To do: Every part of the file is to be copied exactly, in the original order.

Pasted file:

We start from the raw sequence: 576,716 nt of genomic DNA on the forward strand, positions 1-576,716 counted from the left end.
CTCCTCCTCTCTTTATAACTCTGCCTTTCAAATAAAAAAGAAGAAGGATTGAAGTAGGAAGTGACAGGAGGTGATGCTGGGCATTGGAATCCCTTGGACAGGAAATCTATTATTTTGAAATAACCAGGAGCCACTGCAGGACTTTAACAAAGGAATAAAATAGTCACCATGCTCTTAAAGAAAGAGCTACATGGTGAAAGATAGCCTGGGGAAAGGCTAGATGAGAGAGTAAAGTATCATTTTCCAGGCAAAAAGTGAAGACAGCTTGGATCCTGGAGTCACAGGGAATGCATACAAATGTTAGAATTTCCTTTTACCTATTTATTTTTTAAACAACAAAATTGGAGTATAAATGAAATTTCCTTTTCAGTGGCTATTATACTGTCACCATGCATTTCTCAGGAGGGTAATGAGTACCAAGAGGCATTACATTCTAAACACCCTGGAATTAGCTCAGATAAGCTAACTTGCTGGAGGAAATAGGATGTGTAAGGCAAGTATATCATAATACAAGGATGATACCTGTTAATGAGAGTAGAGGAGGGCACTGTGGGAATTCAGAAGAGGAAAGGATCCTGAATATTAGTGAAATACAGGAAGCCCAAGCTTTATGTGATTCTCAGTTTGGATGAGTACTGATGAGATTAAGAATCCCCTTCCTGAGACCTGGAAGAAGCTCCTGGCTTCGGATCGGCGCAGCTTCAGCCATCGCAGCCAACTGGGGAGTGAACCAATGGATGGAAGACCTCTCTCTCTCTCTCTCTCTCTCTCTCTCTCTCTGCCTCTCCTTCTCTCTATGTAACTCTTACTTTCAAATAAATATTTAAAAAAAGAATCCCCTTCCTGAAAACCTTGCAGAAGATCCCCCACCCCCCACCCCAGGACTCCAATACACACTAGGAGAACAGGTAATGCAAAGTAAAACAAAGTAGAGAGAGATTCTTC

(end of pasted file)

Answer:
We start from the raw sequence: 576,716 nt of genomic DNA on the forward strand, positions 1-576,716 counted from the left end.
CTCCTCCTCTCTTTATAACTCTGCCTTTCAAATAAAAAAGAAGAAGGATTGAAGTAGGAAGTGACAGGAGGTGATGCTGGGCATTGGAATCCCTTGGACAGGAAATCTATTATTTTGAAATAACCAGGAGCCACTGCAGGACTTTAACAAAGGAATAAAATAGTCACCATGCTCTTAAAGAAAGAGCTACATGGTGAAAGATAGCCTGGGGAAAGGCTAGATGAGAGAGTAAAGTATCATTTTCCAGGCAAAAAGTGAAGACAGCTTGGATCCTGGAGTCACAGGGAATGCATACAAATGTTAGAATTTCCTTTTACCTATTTATTTTTTAAACAACAAAATTGGAGTATAAATGAAATTTCCTTTTCAGTGGCTATTATACTGTCACCATGCATTTCTCAGGAGGGTAATGAGTACCAAGAGGCATTACATTCTAAACACCCTGGAATTAGCTCAGATAAGCTAACTTGCTGGAGGAAATAGGATGTGTAAGGCAAGTATATCATAATACAAGGATGATACCTGTTAATGAGAGTAGAGGAGGGCACTGTGGGAATTCAGAAGAGGAAAGGATCCTGAATATTAGTGAAATACAGGAAGCCCAAGCTTTATGTGATTCTCAGTTTGGATGAGTACTGATGAGATTAAGAATCCCCTTCCTGAGACCTGGAAGAAGCTCCTGGCTTCGGATCGGCGCAGCTTCAGCCATCGCAGCCAACTGGGGAGTGAACCAATGGATGGAAGACCTCTCTCTCTCTCTCTCTCTCTCTCTCTCTCTCTGCCTCTCCTTCTCTCTATGTAACTCTTACTTTCAAATAAATATTTAAAAAAAGAATCCCCTTCCTGAAAACCTTGCAGAAGATCCCCCACCCCCCACCCCAGGACTCCAATACACACTAGGAGAACAGGTAATGCAAAGTAAAACAAAGTAGAGAGAGATTCTTC